CTS Computer Repair

CTS presents hassle free pc repair.

Another stealth tethering app will probably be pulled off the App Store any second… (Updated)

Update : It’s been yanked. These things tend not to survive long in the wild , but it’s your $2, have fun: audio capture iPhone app DiscoRecorder apparently has a secret, and it’s an Easter egg proxy server. If you follow a rather rococo set of network config steps ( detailed by 9to5Mac ), make a recording, and rename it “PearSauce269.aac” (really? OK, sure, why not) then voila! Free tethering, regardless of your iPhone data plan (but that will still use up your data allocation). [Update: Note that this will only work from your Mac, not your iPad, as it requires you to create an ad-hoc network to start with. If you went ahead and spent $2 thinking this would tether your iPad, sorry about that.] Given that the discovery of this feature was coincidentally and/or conveniently timed for a Friday evening, when the App Store minders have presumably fixie-biked off into the Cupertino sunset, there’s at least some chance the app will still be on the store in the morning — but needless to say this is not a good long-term plan for tethering. [hat tip Giz ] Another stealth tethering app will probably be pulled off the App Store any second… (Updated) originally appeared on TUAW – The Unofficial Apple Weblog on Fri, 10 Aug 2012 22:30:00 EST. Please see our terms for use of feeds . Source  |  Permalink  |  Email this  |  Comments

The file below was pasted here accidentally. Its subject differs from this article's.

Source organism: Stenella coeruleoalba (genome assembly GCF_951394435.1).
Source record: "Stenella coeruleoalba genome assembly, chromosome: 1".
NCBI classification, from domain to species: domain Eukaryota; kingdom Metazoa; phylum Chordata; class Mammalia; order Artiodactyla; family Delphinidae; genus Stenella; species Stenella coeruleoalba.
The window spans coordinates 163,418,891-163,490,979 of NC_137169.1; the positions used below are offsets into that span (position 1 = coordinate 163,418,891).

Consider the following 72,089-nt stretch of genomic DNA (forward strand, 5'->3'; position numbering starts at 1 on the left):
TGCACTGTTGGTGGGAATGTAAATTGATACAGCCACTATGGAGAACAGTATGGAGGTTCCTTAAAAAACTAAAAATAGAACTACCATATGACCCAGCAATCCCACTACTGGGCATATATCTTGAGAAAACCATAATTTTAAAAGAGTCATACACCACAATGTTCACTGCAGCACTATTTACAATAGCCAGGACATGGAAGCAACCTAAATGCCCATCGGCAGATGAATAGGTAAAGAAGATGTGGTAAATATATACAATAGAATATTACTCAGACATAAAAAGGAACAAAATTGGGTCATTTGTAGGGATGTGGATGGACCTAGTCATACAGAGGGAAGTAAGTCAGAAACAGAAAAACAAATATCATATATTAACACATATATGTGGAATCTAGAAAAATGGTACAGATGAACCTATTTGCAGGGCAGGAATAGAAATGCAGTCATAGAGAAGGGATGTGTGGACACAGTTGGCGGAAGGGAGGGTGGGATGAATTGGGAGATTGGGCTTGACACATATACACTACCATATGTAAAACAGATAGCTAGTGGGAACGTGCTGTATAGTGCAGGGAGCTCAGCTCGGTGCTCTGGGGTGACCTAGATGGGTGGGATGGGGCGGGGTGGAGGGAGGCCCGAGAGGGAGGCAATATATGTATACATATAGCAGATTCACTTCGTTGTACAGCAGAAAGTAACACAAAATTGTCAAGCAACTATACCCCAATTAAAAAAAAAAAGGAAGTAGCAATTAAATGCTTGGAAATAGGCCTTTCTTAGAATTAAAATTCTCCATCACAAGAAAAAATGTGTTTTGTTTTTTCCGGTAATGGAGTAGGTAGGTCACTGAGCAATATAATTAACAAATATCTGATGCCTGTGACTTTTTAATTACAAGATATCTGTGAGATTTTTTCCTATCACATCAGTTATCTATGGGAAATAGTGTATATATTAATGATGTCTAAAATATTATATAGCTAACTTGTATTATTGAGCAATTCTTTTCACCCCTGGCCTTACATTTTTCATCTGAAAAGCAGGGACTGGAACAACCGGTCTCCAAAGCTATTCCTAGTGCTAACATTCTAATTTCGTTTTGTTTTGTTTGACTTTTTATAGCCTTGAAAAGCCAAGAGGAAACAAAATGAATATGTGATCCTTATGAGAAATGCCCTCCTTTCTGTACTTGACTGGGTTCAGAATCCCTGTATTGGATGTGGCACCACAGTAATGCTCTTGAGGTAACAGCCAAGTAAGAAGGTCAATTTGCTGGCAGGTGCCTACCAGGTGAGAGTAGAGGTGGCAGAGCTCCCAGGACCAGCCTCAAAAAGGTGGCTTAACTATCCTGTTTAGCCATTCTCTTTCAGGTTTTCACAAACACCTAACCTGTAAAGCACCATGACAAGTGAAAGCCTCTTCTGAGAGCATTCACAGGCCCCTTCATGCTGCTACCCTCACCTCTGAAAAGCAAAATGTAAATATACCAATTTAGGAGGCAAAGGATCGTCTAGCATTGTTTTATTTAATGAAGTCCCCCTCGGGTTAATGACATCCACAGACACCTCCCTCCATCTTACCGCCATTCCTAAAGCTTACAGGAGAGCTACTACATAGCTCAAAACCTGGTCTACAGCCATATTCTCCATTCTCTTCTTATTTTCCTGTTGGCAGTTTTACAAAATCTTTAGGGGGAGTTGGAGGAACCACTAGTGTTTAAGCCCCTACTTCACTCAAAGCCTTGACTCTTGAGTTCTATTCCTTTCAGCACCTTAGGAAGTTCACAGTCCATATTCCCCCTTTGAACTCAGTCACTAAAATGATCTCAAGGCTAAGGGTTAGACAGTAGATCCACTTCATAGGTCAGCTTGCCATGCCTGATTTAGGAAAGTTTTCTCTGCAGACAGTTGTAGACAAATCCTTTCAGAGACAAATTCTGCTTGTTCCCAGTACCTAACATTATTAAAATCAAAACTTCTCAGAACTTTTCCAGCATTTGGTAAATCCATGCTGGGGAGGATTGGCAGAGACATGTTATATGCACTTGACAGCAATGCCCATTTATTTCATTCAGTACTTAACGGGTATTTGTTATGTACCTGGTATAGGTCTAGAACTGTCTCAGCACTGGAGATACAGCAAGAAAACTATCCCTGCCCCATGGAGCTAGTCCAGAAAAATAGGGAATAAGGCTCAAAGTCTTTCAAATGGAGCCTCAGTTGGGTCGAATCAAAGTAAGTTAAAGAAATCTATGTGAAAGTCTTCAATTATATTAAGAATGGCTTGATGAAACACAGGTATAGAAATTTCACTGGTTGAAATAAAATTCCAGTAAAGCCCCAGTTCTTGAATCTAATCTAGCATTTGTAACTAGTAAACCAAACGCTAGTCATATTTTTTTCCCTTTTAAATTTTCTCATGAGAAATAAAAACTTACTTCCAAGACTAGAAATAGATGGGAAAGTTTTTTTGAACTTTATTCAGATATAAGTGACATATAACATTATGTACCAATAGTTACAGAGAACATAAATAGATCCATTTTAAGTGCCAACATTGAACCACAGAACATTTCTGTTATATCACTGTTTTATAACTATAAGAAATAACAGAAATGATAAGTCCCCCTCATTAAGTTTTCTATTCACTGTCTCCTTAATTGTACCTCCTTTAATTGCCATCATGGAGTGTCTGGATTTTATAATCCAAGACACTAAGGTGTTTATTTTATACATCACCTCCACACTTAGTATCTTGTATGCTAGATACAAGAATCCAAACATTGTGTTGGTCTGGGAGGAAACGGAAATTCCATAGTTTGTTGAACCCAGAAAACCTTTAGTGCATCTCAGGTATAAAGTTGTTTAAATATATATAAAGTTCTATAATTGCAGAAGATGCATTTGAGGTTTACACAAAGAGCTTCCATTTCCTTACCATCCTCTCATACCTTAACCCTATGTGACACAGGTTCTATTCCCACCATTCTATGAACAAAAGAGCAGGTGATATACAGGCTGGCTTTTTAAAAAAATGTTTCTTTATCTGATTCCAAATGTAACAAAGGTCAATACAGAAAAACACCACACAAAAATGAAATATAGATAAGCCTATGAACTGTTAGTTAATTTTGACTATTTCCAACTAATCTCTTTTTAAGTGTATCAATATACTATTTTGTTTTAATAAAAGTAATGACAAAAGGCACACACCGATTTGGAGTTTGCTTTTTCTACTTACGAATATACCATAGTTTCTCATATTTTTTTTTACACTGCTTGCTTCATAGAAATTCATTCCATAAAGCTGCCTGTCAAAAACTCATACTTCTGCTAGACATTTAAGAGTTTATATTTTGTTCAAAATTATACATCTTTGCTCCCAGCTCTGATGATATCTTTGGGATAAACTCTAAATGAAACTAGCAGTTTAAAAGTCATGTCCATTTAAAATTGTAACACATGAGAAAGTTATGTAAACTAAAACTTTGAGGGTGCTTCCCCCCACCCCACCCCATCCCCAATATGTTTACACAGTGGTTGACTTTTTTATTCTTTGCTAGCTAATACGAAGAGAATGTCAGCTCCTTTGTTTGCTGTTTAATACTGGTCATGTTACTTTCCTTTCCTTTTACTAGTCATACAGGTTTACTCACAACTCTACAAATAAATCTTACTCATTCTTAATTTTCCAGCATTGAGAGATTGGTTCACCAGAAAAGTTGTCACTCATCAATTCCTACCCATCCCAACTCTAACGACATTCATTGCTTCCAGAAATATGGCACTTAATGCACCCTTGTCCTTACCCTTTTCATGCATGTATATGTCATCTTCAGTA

Visit link:
Another stealth tethering app will probably be pulled off the App Store any second… (Updated)

SPOT Connect helps your iPhone rescue you via satellite

Cellphones are pretty good for calling 911, or letting your family know where you are, but if you get in trouble off the grid things can go wrong in a hurry. Coverage is far from universal, especially in rural or wilderness areas. The folks at SPOT , a satellite service company, have a handy solution that lets your iPhone connect to a global satellite network through the SPOT hardware. Along with a dedicated app , the SPOT Connect transmitter can get your distress message out, along with your exact location anywhere in the world. Similar to the standalone SPOT Satellite GPS Messenger and the SPOT Personal Tracker (both of which work without a phone, but offer a more limited set of message options) the hardware is a small device with a GPS receiver and a satellite transmitter. The SPOT Connect pairs with your iPhone via Bluetooth; you run the SPOT app, and your iPhone suddenly becomes a satellite communicator. The service is not built for voice, but you can update Twitter or Facebook, send short email messages or text messages (41 characters long for free input, up to 120 characters if you pre-program them), update a plot of your travels on the SPOT website for family & friends, or send your coordinates out to the GEOS International Emergency Response Coordination Center to get help on the way. This seems perfect for sailors, hikers, pilots or people exploring places where cell networks are unreliable or don’t exist at all. The device is available direct from SPOT, or at a variety of retailers like Best Buy, REI and West Marine. It lists for US $149.95, and there is a mail-in $50.00 rebate available now. The needed app is free. You’ll also need a subscription that gets you the satellite time ($99.00 a year). There are some extra fees for extended services. This can literally be a lifesaver if you find yourself in the wilds, and it’s a clever integration of iPhone hardware and satellite technology. Gallery: SPOT Connect for iPhone SPOT Connect helps your iPhone rescue you via satellite originally appeared on TUAW – The Unofficial Apple Weblog on Sat, 11 Aug 2012 11:55:00 EST. Please see our terms for use of feeds . Source  |  Permalink  |  Email this  |  Comments

Read the article:
SPOT Connect helps your iPhone rescue you via satellite

driSuit endurance case: Take your iPhone swimming